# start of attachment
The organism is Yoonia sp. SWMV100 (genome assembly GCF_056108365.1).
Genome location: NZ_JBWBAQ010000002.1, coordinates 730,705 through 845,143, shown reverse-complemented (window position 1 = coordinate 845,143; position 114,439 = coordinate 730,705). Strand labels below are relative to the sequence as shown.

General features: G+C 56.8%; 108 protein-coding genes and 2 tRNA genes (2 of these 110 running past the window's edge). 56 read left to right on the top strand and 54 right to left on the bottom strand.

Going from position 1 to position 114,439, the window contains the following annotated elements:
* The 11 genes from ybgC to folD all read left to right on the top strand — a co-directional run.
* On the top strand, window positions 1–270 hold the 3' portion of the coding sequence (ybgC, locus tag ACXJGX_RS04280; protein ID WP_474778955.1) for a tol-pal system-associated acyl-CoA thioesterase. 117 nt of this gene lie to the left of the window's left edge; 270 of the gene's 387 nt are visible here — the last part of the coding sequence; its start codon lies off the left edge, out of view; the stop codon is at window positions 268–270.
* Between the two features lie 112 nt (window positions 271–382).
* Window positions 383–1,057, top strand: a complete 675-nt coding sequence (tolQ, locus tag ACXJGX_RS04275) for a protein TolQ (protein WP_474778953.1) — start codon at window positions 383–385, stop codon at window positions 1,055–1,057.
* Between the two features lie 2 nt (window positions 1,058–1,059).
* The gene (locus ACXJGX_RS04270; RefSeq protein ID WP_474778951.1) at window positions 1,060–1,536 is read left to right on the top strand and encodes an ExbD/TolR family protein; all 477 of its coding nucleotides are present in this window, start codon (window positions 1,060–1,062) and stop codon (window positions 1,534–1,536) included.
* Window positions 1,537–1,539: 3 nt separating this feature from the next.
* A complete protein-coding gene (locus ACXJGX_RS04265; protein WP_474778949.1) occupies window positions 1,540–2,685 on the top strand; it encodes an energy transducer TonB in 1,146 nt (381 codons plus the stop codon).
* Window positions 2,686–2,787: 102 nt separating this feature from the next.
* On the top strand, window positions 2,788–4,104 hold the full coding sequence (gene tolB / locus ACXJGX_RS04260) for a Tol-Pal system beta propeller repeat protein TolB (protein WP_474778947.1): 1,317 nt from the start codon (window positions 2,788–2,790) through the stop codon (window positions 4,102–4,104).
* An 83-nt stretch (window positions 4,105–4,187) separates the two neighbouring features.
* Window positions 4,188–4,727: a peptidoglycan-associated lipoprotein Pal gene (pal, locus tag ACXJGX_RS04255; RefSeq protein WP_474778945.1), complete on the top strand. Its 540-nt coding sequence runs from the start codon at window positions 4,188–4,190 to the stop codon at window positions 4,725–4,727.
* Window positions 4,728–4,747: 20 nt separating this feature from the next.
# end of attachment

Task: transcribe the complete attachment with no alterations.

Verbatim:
The organism is Yoonia sp. SWMV100 (genome assembly GCF_056108365.1).
Genome location: NZ_JBWBAQ010000002.1, coordinates 730,705 through 845,143, shown reverse-complemented (window position 1 = coordinate 845,143; position 114,439 = coordinate 730,705). Strand labels below are relative to the sequence as shown.

General features: G+C 56.8%; 108 protein-coding genes and 2 tRNA genes (2 of these 110 running past the window's edge). 56 read left to right on the top strand and 54 right to left on the bottom strand.

Going from position 1 to position 114,439, the window contains the following annotated elements:
* The 11 genes from ybgC to folD all read left to right on the top strand — a co-directional run.
* On the top strand, window positions 1–270 hold the 3' portion of the coding sequence (ybgC, locus tag ACXJGX_RS04280; protein ID WP_474778955.1) for a tol-pal system-associated acyl-CoA thioesterase. 117 nt of this gene lie to the left of the window's left edge; 270 of the gene's 387 nt are visible here — the last part of the coding sequence; its start codon lies off the left edge, out of view; the stop codon is at window positions 268–270.
* Between the two features lie 112 nt (window positions 271–382).
* Window positions 383–1,057, top strand: a complete 675-nt coding sequence (tolQ, locus tag ACXJGX_RS04275) for a protein TolQ (protein WP_474778953.1) — start codon at window positions 383–385, stop codon at window positions 1,055–1,057.
* Between the two features lie 2 nt (window positions 1,058–1,059).
* The gene (locus ACXJGX_RS04270; RefSeq protein ID WP_474778951.1) at window positions 1,060–1,536 is read left to right on the top strand and encodes an ExbD/TolR family protein; all 477 of its coding nucleotides are present in this window, start codon (window positions 1,060–1,062) and stop codon (window positions 1,534–1,536) included.
* Window positions 1,537–1,539: 3 nt separating this feature from the next.
* A complete protein-coding gene (locus ACXJGX_RS04265; protein WP_474778949.1) occupies window positions 1,540–2,685 on the top strand; it encodes an energy transducer TonB in 1,146 nt (381 codons plus the stop codon).
* Window positions 2,686–2,787: 102 nt separating this feature from the next.
* On the top strand, window positions 2,788–4,104 hold the full coding sequence (gene tolB / locus ACXJGX_RS04260) for a Tol-Pal system beta propeller repeat protein TolB (protein WP_474778947.1): 1,317 nt from the start codon (window positions 2,788–2,790) through the stop codon (window positions 4,102–4,104).
* An 83-nt stretch (window positions 4,105–4,187) separates the two neighbouring features.
* Window positions 4,188–4,727: a peptidoglycan-associated lipoprotein Pal gene (pal, locus tag ACXJGX_RS04255; RefSeq protein WP_474778945.1), complete on the top strand. Its 540-nt coding sequence runs from the start codon at window positions 4,188–4,190 to the stop codon at window positions 4,725–4,727.
* Window positions 4,728–4,747: 20 nt separating this feature from the next.